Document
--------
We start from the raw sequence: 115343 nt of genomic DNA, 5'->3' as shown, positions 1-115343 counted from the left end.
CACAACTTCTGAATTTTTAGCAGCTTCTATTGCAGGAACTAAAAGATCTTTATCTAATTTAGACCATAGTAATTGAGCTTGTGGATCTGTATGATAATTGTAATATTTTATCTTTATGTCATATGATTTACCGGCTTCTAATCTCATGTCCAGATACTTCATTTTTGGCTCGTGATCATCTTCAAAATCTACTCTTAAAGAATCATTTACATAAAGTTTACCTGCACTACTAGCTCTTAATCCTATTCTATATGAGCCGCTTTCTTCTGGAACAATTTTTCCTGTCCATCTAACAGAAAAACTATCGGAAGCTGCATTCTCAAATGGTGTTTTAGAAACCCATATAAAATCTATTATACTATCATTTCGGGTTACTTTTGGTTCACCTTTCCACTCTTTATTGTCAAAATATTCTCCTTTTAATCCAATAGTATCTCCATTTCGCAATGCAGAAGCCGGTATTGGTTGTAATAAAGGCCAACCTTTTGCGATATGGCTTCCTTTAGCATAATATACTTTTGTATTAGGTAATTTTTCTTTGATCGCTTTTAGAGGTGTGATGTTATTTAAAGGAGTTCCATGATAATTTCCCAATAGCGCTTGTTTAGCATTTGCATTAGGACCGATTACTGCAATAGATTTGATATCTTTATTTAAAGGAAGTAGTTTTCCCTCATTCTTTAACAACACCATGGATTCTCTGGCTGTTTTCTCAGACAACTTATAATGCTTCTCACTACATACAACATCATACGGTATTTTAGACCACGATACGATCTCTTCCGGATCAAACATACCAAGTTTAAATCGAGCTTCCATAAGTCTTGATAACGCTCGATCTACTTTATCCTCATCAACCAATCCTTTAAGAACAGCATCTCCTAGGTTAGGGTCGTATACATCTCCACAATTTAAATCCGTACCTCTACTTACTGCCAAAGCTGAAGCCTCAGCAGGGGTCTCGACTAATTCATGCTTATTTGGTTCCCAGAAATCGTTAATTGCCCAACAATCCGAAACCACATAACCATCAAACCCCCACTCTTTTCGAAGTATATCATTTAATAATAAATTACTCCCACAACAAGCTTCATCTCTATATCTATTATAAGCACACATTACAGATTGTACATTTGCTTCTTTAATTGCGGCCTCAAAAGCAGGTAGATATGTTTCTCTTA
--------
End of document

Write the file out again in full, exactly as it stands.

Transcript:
We start from the raw sequence: 115343 nt of genomic DNA, 5'->3' as shown, positions 1-115343 counted from the left end.
CACAACTTCTGAATTTTTAGCAGCTTCTATTGCAGGAACTAAAAGATCTTTATCTAATTTAGACCATAGTAATTGAGCTTGTGGATCTGTATGATAATTGTAATATTTTATCTTTATGTCATATGATTTACCGGCTTCTAATCTCATGTCCAGATACTTCATTTTTGGCTCGTGATCATCTTCAAAATCTACTCTTAAAGAATCATTTACATAAAGTTTACCTGCACTACTAGCTCTTAATCCTATTCTATATGAGCCGCTTTCTTCTGGAACAATTTTTCCTGTCCATCTAACAGAAAAACTATCGGAAGCTGCATTCTCAAATGGTGTTTTAGAAACCCATATAAAATCTATTATACTATCATTTCGGGTTACTTTTGGTTCACCTTTCCACTCTTTATTGTCAAAATATTCTCCTTTTAATCCAATAGTATCTCCATTTCGCAATGCAGAAGCCGGTATTGGTTGTAATAAAGGCCAACCTTTTGCGATATGGCTTCCTTTAGCATAATATACTTTTGTATTAGGTAATTTTTCTTTGATCGCTTTTAGAGGTGTGATGTTATTTAAAGGAGTTCCATGATAATTTCCCAATAGCGCTTGTTTAGCATTTGCATTAGGACCGATTACTGCAATAGATTTGATATCTTTATTTAAAGGAAGTAGTTTTCCCTCATTCTTTAACAACACCATGGATTCTCTGGCTGTTTTCTCAGACAACTTATAATGCTTCTCACTACATACAACATCATACGGTATTTTAGACCACGATACGATCTCTTCCGGATCAAACATACCAAGTTTAAATCGAGCTTCCATAAGTCTTGATAACGCTCGATCTACTTTATCCTCATCAACCAATCCTTTAAGAACAGCATCTCCTAGGTTAGGGTCGTATACATCTCCACAATTTAAATCCGTACCTCTACTTACTGCCAAAGCTGAAGCCTCAGCAGGGGTCTCGACTAATTCATGCTTATTTGGTTCCCAGAAATCGTTAATTGCCCAACAATCCGAAACCACATAACCATCAAACCCCCACTCTTTTCGAAGTATATCATTTAATAATAAATTACTCCCACAACAAGCTTCATCTCTATATCTATTATAAGCACACATTACAGATTGTACATTTGCTTCTTTAATTGCGGCCTCAAAAGCAGGTAGATATGTTTCTCTTA